Ebola virus in human spreads through close contact such as physical contact with the infected person or the physical contact with the bodily fluids.
What we know about transmission of the Ebola virus among humans?
This article is based on the Ebola situation assessment by WHO.
The Ebola virus disease is very infectious diseases and it is spread through the close or physical contact with the infected patients. The physical contacts which leads to the spread of Ebola virus are bodily fluids, blood, faces and vomit. The blankets or the clothes used by the infected person may also lead to the spread of virus.
It is also noted that the Ebola virus has also been detected in the breast milk, urine and the semen. In the person recovered from the Ebola virus infection, the virus can persist least 70 days in the semen of the person. One study suggested that it can persist more then 90 days. So, it is also essential to take the adequate precautions even after the recovery from the Ebola infection.
Study also suggest that the saliva and tears may also carry some risk. Study also suggest that the saliva carry the virus at severe stage of illness. There is not evidence of finding the live virus from sweat.
Study shows that the Ebola virus can also spread indirectly, by contact with the contaminated surfaces and the objects. The risk of transmission from these surfaces is very low and it can be minimize further by cleaning and disinfecting the objects.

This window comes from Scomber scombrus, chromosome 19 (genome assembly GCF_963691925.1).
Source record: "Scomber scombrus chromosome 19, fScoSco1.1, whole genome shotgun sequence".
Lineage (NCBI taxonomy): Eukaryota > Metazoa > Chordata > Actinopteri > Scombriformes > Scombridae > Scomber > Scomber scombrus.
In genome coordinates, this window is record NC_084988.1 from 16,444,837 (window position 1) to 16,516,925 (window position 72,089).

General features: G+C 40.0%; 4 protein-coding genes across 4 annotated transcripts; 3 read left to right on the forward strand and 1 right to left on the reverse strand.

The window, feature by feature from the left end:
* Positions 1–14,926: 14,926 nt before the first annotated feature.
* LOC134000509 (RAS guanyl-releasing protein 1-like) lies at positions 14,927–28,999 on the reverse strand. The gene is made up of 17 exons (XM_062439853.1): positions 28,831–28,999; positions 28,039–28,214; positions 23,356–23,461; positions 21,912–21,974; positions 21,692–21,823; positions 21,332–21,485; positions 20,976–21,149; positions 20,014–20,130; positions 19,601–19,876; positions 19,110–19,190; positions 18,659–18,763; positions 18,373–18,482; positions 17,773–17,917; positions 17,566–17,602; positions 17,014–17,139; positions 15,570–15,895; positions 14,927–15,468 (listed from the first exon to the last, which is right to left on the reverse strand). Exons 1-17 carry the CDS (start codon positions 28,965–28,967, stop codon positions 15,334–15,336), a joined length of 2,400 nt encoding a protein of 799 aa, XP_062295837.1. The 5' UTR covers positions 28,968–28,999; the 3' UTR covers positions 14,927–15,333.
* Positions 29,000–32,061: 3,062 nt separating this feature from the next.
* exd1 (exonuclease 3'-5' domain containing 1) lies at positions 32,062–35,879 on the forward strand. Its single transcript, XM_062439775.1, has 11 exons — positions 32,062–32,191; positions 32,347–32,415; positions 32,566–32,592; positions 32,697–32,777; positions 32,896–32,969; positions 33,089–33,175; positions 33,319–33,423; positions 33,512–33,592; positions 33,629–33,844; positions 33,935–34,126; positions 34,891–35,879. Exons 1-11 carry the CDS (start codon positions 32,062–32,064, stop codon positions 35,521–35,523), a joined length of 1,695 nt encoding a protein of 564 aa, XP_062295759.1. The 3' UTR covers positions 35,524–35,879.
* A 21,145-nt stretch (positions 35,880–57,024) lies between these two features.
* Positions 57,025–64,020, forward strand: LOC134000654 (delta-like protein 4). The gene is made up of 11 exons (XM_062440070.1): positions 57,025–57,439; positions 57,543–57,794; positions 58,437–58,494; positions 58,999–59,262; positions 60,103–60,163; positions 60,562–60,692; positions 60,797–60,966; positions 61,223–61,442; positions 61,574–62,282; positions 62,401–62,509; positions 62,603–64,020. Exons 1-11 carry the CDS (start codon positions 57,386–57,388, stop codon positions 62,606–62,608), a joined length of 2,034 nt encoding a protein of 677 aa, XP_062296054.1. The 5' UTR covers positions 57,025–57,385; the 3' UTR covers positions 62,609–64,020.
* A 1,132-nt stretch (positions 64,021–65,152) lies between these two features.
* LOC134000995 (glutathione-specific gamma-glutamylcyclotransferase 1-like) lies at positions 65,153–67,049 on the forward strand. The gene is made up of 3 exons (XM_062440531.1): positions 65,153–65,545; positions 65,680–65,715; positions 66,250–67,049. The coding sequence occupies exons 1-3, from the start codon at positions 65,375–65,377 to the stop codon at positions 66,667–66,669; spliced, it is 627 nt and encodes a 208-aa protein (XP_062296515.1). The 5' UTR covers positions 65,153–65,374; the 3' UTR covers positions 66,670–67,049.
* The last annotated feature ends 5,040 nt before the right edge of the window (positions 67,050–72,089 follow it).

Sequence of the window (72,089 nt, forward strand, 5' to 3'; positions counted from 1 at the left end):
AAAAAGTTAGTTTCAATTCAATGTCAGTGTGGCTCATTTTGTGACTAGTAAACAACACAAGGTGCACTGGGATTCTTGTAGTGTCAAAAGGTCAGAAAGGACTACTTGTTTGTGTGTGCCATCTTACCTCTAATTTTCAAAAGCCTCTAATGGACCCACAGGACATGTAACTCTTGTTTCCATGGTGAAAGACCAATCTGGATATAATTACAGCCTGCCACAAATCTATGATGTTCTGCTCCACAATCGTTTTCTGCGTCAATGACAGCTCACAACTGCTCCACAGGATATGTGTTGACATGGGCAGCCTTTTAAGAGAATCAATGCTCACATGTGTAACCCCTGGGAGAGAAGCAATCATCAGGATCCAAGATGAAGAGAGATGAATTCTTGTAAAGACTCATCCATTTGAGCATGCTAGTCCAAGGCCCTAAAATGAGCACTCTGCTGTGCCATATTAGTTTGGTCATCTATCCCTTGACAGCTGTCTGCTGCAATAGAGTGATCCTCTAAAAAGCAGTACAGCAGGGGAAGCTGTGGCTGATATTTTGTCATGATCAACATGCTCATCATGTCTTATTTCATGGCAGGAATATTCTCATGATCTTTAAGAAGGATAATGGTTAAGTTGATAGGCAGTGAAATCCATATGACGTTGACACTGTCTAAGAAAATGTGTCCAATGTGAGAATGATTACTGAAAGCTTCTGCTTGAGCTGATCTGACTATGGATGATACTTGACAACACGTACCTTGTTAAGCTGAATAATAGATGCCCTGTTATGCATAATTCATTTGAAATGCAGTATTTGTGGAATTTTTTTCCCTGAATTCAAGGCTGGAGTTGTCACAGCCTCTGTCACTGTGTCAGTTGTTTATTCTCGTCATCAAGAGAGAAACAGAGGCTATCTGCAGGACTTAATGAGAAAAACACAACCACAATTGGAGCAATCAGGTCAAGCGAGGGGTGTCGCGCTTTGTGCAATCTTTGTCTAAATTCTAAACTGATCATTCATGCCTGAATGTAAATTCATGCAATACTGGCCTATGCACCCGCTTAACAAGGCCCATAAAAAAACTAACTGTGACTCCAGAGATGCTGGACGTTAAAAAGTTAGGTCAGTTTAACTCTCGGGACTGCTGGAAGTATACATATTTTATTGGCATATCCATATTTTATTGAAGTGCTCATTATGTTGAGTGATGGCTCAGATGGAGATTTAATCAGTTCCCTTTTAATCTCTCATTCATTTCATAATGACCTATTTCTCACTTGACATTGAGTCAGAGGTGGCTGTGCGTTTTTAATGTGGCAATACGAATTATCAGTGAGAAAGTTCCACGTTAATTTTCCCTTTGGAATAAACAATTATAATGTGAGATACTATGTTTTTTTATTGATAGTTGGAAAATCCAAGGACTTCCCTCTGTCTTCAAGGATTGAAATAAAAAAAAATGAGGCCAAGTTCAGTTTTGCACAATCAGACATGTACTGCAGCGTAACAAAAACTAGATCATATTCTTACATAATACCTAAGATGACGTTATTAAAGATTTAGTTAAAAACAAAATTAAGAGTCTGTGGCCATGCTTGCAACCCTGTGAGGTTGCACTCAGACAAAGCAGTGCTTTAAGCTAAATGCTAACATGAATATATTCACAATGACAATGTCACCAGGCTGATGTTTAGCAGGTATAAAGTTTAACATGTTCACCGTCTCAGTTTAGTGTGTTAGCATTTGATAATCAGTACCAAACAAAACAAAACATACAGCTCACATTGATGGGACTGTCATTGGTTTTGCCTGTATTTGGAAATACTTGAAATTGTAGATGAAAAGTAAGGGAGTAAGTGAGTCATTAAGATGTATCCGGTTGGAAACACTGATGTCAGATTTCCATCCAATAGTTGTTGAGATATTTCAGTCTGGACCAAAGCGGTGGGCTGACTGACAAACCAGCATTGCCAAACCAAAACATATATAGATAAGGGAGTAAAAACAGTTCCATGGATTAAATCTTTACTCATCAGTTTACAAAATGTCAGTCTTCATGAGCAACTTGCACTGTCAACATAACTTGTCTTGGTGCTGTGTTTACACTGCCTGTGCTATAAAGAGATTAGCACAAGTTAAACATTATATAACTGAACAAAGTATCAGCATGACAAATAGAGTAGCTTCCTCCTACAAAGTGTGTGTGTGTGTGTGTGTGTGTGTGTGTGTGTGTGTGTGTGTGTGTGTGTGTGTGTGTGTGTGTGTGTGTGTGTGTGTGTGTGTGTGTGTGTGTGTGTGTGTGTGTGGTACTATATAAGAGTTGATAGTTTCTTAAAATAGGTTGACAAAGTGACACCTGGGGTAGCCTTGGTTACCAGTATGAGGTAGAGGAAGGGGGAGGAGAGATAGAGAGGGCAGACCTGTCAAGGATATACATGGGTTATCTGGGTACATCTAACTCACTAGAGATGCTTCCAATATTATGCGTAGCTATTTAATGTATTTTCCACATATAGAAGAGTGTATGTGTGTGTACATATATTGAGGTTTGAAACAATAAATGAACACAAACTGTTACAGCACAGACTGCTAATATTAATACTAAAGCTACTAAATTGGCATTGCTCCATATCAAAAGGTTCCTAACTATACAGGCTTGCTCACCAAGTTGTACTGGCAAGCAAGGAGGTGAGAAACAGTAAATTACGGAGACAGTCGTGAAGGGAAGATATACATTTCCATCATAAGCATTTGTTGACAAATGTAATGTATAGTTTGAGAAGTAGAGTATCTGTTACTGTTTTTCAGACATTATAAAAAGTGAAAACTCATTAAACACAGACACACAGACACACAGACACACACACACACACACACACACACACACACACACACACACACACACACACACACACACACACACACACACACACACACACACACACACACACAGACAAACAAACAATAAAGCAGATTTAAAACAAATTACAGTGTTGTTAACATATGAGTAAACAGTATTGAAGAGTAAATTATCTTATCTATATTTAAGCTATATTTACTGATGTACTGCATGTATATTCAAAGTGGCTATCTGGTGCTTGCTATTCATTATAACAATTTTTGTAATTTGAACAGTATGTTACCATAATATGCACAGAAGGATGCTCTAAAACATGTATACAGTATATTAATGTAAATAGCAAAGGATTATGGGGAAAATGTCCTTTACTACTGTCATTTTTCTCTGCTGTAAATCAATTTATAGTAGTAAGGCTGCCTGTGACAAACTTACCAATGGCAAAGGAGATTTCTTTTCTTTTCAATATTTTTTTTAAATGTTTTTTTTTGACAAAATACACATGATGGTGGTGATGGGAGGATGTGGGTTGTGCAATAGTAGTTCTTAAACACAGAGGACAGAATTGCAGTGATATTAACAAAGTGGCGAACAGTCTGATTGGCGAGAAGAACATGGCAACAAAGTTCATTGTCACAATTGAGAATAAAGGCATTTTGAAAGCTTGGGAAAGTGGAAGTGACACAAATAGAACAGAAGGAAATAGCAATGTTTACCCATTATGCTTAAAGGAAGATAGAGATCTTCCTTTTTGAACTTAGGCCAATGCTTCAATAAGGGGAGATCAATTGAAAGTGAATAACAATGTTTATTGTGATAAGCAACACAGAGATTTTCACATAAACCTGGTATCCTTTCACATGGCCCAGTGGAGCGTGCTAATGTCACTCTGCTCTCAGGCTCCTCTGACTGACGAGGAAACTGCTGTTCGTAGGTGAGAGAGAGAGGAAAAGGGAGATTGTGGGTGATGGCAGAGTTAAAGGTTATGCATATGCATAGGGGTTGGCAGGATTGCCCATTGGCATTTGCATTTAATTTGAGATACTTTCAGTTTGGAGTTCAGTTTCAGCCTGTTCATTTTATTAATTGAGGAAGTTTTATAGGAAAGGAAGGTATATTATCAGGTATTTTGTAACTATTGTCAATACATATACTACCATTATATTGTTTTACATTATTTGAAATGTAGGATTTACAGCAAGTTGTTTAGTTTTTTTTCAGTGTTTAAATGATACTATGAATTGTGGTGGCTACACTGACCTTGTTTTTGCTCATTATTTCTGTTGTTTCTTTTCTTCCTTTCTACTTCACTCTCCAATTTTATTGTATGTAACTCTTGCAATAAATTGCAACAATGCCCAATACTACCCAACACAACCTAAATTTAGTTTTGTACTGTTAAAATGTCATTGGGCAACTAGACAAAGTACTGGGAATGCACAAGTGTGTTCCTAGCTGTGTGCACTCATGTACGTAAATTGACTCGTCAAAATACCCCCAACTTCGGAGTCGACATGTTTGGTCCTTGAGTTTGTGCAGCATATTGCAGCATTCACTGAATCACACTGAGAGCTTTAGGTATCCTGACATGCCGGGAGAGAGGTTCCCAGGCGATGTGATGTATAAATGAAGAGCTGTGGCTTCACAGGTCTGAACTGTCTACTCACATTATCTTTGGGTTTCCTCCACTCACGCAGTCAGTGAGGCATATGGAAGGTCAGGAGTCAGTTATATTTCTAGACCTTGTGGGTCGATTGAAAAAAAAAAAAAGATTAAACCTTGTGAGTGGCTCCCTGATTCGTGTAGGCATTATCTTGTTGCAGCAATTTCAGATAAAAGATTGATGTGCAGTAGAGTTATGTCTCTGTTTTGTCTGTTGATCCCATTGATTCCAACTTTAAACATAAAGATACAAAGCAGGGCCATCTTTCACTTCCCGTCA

Not an airborne virus
The Ebola virus disease is not an airborne infection and can't spread through the air.
This mode of transmission has not been observed during extensive studies of the Ebola virus over several decades.
The spread of virus through coughing and sneezing is very rare. The pidemiological data emerging from the outbreak are not consistent with the pattern of spread seen with airborne viruses, like those that cause measles and chickenpox, or the airborne bacterium that causes tuberculosis.
Theoretically, wet and bigger droplets from a heavily infected individual, who has respiratory symptoms caused by other conditions or who vomits violently, could transmit the virus – over a short distance – to another nearby person. This could happen when virus-laden heavy droplets are directly propelled through coughing or sneezing and transmitted to a healthy person.
But according to the WHO study there is no document that supports such transmission method.
No evidence for mutation of this virus
Still there is no evidence of the mutation of Ebola virus. But there is speculation that the Ebola virus might mutate into a form that could easily become airborne.
To stop the Ebola outbreak, well-know protective and preventive measures needs to be implemented on a much large scale.
Source: WHO Report.
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